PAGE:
AMERICAN EXPERIENCE
Sammy Davis, Jr.

AMERICAN EXPERIENCE: Sammy Davis, Jr.

 

He was “Mr. Entertainment,” a show-business meteor who blazed across the twentieth century. Sammy Davis, Jr. had the kind of career that was indisputably legendary, so vast and multi-faceted that it was dizzying in its scope and scale. Yet, his life was complex, complicated, and contradictory. Sammy Davis, Jr.: I’ve Gotta Be Me explores Davis’ journey to create his own identity – as a black man who embraced Judaism – through the shifting tides of civil rights and racial progress. A veteran of increasingly outdated show business traditions, Davis strove to stay relevant, even as he found himself bracketed by the bigotry of white America and the distaste of black America.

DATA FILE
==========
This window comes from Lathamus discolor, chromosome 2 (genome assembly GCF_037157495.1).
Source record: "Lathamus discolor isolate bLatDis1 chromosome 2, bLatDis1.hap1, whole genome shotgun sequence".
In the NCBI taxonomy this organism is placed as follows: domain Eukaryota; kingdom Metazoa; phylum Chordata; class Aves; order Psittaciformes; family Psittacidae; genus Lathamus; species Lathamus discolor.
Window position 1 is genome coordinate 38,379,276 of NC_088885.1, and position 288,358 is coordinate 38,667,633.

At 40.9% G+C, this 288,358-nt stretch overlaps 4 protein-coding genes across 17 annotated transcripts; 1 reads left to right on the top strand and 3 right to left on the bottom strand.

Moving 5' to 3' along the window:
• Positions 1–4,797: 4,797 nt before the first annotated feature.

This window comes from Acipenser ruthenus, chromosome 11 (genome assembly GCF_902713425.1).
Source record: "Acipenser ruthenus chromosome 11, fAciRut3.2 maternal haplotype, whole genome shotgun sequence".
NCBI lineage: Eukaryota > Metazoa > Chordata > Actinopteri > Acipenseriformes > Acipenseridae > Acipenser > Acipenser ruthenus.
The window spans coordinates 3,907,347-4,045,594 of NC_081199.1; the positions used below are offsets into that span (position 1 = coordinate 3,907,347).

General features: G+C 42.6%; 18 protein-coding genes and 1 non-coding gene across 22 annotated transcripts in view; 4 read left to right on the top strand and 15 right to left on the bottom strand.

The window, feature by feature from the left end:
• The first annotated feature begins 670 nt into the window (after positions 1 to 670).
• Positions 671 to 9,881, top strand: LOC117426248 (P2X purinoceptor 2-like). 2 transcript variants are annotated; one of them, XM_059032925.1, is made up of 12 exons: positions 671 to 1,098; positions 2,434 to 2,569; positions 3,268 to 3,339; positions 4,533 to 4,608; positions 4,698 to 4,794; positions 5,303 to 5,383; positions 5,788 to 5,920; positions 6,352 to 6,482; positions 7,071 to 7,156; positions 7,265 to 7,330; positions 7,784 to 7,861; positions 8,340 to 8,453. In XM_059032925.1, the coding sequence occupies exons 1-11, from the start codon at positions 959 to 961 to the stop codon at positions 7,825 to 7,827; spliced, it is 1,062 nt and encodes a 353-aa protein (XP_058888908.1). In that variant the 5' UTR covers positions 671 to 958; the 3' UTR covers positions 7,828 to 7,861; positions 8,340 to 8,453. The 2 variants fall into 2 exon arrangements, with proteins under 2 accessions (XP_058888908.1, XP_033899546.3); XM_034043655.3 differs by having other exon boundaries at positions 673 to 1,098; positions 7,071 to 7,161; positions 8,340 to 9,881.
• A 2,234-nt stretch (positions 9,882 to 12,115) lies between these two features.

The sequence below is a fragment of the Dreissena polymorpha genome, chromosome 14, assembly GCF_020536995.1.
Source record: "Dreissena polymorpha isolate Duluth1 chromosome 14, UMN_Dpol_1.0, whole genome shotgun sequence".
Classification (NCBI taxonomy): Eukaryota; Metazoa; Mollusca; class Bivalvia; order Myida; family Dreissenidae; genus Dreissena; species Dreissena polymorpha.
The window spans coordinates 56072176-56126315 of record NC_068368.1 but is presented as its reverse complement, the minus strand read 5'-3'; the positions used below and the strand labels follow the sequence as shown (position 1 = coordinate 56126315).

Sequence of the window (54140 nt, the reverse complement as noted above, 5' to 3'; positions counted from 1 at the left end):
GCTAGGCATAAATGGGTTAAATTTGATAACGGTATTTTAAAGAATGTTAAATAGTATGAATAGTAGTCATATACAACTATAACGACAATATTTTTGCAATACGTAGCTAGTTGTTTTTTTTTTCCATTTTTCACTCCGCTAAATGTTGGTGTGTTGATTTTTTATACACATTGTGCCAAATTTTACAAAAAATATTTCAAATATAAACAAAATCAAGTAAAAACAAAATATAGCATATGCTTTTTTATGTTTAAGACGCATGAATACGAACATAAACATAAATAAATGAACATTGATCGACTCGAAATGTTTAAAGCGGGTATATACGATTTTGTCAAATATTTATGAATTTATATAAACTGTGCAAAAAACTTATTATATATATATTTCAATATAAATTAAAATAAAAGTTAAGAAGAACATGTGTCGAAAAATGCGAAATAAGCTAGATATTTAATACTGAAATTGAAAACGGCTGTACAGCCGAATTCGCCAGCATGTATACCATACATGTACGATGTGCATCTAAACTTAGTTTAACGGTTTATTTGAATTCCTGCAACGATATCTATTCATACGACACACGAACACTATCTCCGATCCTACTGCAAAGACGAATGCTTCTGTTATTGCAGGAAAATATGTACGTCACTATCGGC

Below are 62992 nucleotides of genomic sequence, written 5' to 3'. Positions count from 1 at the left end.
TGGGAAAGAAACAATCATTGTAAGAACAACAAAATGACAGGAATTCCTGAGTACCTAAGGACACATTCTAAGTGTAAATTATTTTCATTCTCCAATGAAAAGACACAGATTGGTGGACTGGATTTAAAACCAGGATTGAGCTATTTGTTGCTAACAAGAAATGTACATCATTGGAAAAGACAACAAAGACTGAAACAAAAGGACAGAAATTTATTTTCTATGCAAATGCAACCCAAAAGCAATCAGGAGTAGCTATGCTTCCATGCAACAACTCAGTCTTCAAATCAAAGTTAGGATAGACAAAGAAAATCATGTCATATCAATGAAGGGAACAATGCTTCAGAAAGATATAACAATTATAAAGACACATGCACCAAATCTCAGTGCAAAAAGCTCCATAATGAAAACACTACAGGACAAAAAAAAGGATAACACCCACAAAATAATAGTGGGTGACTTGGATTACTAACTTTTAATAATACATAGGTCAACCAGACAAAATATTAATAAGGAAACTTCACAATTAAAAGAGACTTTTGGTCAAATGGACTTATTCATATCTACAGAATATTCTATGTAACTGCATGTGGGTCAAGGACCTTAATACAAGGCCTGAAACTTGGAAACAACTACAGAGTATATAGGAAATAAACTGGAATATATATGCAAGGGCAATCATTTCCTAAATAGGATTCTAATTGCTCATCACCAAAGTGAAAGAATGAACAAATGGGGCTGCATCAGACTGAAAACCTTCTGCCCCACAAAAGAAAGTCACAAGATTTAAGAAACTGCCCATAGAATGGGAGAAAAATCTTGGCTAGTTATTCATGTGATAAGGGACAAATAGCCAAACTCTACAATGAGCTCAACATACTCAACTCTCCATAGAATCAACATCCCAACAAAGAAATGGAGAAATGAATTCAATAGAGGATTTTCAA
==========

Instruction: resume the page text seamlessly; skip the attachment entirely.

Preview

 

 

 

 

FINDING YOUR ROOTS
Funny Business

FINDING YOUR ROOTS: Funny Business

 

Comedic guests Amy Schumer and Aziz Ansari take a serious look at their family trees, learning contrasting stories of assimilation, independence, hardship and success.

 

AMERICAN EXPERIENCE
Boys of ’36

 

Explore the thrilling story of the American rowing team that triumphed at the 1936 Olympics in Nazi Germany. Inspired by #1 best-seller The Boys in the Boat, the film follows the underdog team that took the nation by storm when they captured gold.

 

PBS HAWAI‘I PRESENTS
The Land of Eb